Perhaps our most interesting demographic results are the inferred divergence times. Other studies , have estimated divergence times between Europeans and East Asians similar to the ≈23 kya we infer. Interestingly, archeological evidence places humans in Europe much earlier (≈40 kya) . Our inferred divergence time of ≈22 kya between East Asians and Mexican-Americans is somewhat older than the oldest well-accepted New World archeological evidence . The divergence we infer may reflect the settlement of Beringia, rather than the expansion into the New World proper . Finally, the divergence time of ≈140 kya we infer between African and Eurasian populations is consistent with archeological evidence for modern humans in the Middle East ≈100 kya , but it is much older than other inferences of ≈50 kya divergence from mitochondrial DNA . This discrepancy may be explained by our inclusion of migration in the model. Migration preserves correlation between population allele frequencies, so an observed correlation across the genome can be explained by either recent divergence without migration or ancient divergence with migration. In fact, the African-Eurasian migration rate we infer of ≈25×10−5 per generation is comparable to the ≈100×10−5 inferred from census records between modern continental Europe and Britain .
One difficulty in interpreting our divergence times is that the sampled populations may not best represent those in which historically important divergences occurred. For example, the Yoruba are a West African population, so the divergence time we infer between Yoruba and Eurasian ancestral populations may correspond to divergence within Africa itself. Future studies of more populations – will help alleviate this difficulty.
Naturally, both the increased age of divergence of 140ky (compared to other studies), as well as the wide confidence intervals suggest that we must always treat genetic age estimates with the utmost caution.
- The 140ky divergence time between Eurasians and West Africans is consistent with my idea of Africans being divided into Palaeoafricans and Afrasians. The 140ky gap includes both divergence since Eurasians left Africa, as well as divergence between ancestral Eurasians ("Afrasians") and earlier African populations ("Palaeoafricans'). It remains to be seen whether the bulk of the 140ky occurred in Africa itself (in which case conventional Out of Africa c. 40kya is affirmed), or outside Africa (in which case Out of Africa c. 100kya, evidenced by early modern skulls acquires a new significance).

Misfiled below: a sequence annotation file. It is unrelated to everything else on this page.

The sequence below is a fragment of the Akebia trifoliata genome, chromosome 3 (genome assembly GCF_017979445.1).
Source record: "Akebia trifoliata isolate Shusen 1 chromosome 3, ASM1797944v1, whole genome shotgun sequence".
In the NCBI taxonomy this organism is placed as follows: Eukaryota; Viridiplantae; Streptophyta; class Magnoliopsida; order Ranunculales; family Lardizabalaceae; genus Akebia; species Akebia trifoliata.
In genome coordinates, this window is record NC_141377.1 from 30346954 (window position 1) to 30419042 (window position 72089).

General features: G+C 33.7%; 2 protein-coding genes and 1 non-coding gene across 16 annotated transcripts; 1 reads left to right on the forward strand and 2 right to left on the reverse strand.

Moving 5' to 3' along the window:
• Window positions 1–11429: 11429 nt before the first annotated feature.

- East Asian - Native American divergence of 22ky predates the known settlement of the Americas. But, this is not a problem, since we must split the 22ky into 15ky (since the settlement), and 8ky, which is reasonable time for divergence between the ancestors of the Chinese and the populations that headed north, and perhaps stayed in Beringia before crossing into the Americas.
- East Asian - European divergence of 23ky suggests, in agreement with recent mtDNA evidence, that Europeans are not primarily descended from the earliest (or even the latest) Upper Paleolithic population of the continent. This seems to also be in agreement with Y-chromosome evidence that suggests interesting East-West connections in Eurasia that are not easily explained by a simple early divergence model with no subsequent link between east and west (e.g., western E vs. eastern D, western R vs. eastern Q, northern N vs. eastern O, etc.). It is also in agreement with the mtDNA picture (West Eurasian N dominance, East Eurasian mixed N/M).
PLoS Genet 5(10): e1000695. doi:10.1371/journal.pgen.1000695
Inferring the Joint Demographic History of Multiple Populations from Multidimensional SNP Frequency Data
Ryan N. Gutenkunst, Ryan D. Hernandez, Scott H. Williamson, Carlos D. Bustamante
Demographic models built from genetic data play important roles in illuminating prehistorical events and serving as null models in genome scans for selection. We introduce an inference method based on the joint frequency spectrum of genetic variants within and between populations. For candidate models we numerically compute the expected spectrum using a diffusion approximation to the one-locus, two-allele Wright-Fisher process, involving up to three simultaneous populations. Our approach is a composite likelihood scheme, since linkage between neutral loci alters the variance but not the expectation of the frequency spectrum. We thus use bootstraps incorporating linkage to estimate uncertainties for parameters and significance values for hypothesis tests. Our method can also incorporate selection on single sites, predicting the joint distribution of selected alleles among populations experiencing a bevy of evolutionary forces, including expansions, contractions, migrations, and admixture. We model human expansion out of Africa and the settlement of the New World, using 5 Mb of noncoding DNA resequenced in 68 individuals from 4 populations (YRI, CHB, CEU, and MXL) by the Environmental Genome Project. We infer divergence between West African and Eurasian populations 140 thousand years ago (95% confidence interval: 40–270 kya). This is earlier than other genetic studies, in part because we incorporate migration. We estimate the European (CEU) and East Asian (CHB) divergence time to be 23 kya (95% c.i.: 17–43 kya), long after archeological evidence places modern humans in Europe. Finally, we estimate divergence between East Asians (CHB) and Mexican-Americans (MXL) of 22 kya (95% c.i.: 16.3–26.9 kya), and our analysis yields no evidence for subsequent migration. Furthermore, combining our demographic model with a previously estimated distribution of selective effects among newly arising amino acid mutations accurately predicts the frequency spectrum of nonsynonymous variants across three continental populations (YRI, CHB, CEU).